Adapting to the current crisis – Remote Work 2.0

 В Blog, covid-19

What factors to consider, when you manage remote teams

The COVID-19 crisis has changed the way we work. Team leaders play a key role in the success of their remote teams. This has created a situation that is unexpected and novel to most managers and co-workers. Companies and organizations that previously did not have a home office practice and are experiencing it for the first time are more affected.

Even those, who already have such experience cannot fall behind, because the current situation is much different than before. It will not be a day or two, or a week, but you have to be prepared for the longer term, and not just a few colleagues, but all of them may be forced to work from home. During the day, we are not alone in our homes and many of the children stay at home and need to be taken care of. So, everyone is affected by the change.

In this situation, managers are forced to face additional challenges. They have to apply new management solutions. We would like to give you some advice on this.

The current challenges have three root causes:

  1. We lose all personal contacts with our colleagues
  2. Home office is not for everyone
  3. Self-isolation can cause anxiety



The trust network in the organisation is very important in bridging misunderstandings and patching the gaps in the information network in good faith. The “trust bandwidth” of remote relationships is very low: it is difficult to give reassuring looks or “shoulder taps”. On the one hand, video connections do not allow this. On the other hand, because of the lack of “office corridor time” between meetings and discussions, where half-sentence recognitions and encouragement can be given. Therefore, weak connections are easily broken up and the effect is that the network becomes fragmented. Employees who did not belong to a group (although they had a relationship of trust) can be left behind now and feel that they will be on their own.


Successful groups are characterized by the fact that their members recognize each other’s emotional reactions and response to them.

As a result of not seeing each other fully or not seeing everyone, metacommunication is reduced. This makes it more difficult to recognize the emotional reactions of our fellow human beings. At the same time, they do not perceive our emotional reaction as before, either. This increases the risk of misunderstanding. And not receiving as much attention as we used to, heavily contributes to the deterioration of our mood.

Micro Structure of communication:

The dynamics of virtual discussions differ from the personal ones. It is harder to interrupt; it is more difficult to express our opinions. Taking over the word is easier for the more demanding colleagues. The result is a more centralized communication network dominated by the mouthy colleagues. In a personal discussion, the mouthy ones dominate, but the quieter, more introverted colleagues are given the chance to speak if there is a good-hearted mediator, facilitator in the room who notices when to give the word to someone in the background. When more than 4-5 people (or place from which they join) are in a video conference, we might lose the oversight of the group. While we see and detect groups of more than 10 people in a room, we cannot do that in a video conference situation. The bandwidth of internet connections is limited due to the extra demand, there might be interruptions, loss of connectivity etc.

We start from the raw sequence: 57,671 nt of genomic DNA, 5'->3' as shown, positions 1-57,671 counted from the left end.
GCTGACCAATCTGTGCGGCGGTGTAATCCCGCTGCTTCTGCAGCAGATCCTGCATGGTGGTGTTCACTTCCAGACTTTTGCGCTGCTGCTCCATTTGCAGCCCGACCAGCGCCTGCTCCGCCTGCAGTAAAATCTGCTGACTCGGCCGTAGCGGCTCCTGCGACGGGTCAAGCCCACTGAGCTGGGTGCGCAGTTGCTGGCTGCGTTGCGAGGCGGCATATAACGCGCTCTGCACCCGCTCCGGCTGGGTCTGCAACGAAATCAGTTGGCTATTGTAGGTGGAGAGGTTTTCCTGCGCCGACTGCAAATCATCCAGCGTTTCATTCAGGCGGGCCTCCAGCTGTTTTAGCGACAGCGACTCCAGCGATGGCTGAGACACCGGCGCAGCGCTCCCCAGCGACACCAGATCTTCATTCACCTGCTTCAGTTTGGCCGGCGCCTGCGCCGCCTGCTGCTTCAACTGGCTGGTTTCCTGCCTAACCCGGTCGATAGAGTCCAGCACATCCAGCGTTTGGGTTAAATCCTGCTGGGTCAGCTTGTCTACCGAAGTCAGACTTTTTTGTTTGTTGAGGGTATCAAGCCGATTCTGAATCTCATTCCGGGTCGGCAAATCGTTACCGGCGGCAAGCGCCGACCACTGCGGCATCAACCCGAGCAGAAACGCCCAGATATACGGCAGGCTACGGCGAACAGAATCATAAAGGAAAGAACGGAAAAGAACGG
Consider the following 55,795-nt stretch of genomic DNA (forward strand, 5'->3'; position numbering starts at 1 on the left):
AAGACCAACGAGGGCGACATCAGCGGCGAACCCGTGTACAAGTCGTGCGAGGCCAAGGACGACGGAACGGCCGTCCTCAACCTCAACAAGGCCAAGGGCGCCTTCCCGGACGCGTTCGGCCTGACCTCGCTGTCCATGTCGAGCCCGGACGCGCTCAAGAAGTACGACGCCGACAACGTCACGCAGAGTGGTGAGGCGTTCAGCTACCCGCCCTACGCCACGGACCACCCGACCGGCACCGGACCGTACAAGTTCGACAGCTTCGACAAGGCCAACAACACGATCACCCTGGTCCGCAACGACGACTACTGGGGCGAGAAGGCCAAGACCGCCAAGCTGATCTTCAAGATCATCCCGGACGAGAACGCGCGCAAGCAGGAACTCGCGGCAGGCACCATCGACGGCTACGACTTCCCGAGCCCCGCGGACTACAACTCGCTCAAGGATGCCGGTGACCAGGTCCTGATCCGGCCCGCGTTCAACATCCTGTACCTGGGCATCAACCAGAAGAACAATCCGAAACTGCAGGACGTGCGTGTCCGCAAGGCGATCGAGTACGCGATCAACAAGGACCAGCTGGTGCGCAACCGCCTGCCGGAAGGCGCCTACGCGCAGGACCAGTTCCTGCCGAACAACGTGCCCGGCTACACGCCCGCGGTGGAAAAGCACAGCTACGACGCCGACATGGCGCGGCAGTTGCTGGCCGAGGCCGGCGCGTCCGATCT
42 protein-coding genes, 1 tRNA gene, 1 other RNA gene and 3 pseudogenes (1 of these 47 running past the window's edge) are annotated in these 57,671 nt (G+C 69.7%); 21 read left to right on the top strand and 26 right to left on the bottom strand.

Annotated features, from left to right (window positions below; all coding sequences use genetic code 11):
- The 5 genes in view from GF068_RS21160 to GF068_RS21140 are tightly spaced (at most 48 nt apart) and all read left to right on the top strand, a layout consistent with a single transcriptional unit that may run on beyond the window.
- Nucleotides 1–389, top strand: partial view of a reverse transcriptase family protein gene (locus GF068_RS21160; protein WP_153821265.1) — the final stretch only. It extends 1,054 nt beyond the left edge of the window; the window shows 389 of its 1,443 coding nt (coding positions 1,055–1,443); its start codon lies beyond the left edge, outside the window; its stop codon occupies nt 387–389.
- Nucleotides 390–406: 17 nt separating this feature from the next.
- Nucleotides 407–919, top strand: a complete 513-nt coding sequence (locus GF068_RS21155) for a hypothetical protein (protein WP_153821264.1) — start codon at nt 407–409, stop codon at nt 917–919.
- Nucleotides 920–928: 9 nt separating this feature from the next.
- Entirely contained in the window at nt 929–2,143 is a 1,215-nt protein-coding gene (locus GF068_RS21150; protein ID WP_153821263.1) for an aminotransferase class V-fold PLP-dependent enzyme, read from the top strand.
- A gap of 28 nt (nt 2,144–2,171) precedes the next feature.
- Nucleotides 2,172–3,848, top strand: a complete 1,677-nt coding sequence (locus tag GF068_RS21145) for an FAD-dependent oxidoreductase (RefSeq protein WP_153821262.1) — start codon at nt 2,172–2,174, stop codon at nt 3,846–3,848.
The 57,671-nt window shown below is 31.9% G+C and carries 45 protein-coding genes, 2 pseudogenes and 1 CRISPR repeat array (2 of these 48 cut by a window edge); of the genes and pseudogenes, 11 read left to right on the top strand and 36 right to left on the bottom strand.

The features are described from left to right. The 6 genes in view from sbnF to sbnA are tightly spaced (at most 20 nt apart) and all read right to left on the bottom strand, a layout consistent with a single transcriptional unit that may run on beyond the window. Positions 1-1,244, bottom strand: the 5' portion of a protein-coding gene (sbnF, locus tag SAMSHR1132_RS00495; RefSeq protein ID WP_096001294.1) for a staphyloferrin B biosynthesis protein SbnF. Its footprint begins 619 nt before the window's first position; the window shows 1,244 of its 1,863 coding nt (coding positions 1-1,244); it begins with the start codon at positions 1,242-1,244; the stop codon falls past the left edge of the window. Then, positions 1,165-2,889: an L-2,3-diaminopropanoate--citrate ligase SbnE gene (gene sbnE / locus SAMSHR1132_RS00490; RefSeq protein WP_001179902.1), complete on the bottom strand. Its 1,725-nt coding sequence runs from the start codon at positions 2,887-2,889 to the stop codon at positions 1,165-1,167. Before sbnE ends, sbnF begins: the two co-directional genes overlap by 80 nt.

Information transfer:

The really big risk is that the informal communication network that runs your organisation gets stuck. Unplanned encounters that convey information that we did not intentionally seek – cease to exist. An organisation relies heavily on the flow of information that:

  1. it is not clear to the transferor that the target person should know this piece of information (or does not yet know); and
  2. the target person does not know he / she needs it.

In a remote work/home office situation, only the information that we consciously communicate is largely circulated: Either the transferor thinks the target person should know, or the target person thinks that his or her piece of information is missing.


  • Every virtual team meeting should have a facilitator who has the empathy to recognise, if someone has something to tell. He/she should not allow the conversation to be monologized and the others should not remain silent for a long time.
  • Maximum 5 people should be in a video conference. This will ensure video connection and keep everyone active.
  • Create overlapping groups and provide the possibility for oversight for other colleagues. An overlapping group means that some colleagues are also involved in two or more video conferences.
  • Have loose, non-agenda occasions to provide a chance to pass on information. This can be especially important for those who live alone. Ex: common board games, book, movie recommendations etc.
  • Take the opportunity to express appreciation, provide a sense of community and personal support. This is where the creativity of the group comes in handy and it is advisable to share these ideas with other groups. E.g.:
  • More one-on-one meetings: These are more suitable for evaluating the employee’s mood. We behave differently if there is only one conversation partner.
  • Multiple summaries and a note for everyone in the video conference, electronic flipchart (technically: the facilitator occasionally shares his screen and makes his own notes visible) to avoid confusion
  • Establish a daily, weekly routine. One antidote to insecurity (and to loneliness) is the daily, weekly routine.
  • Personal interest, discussing personal topics without professional content helps prevent loneliness.
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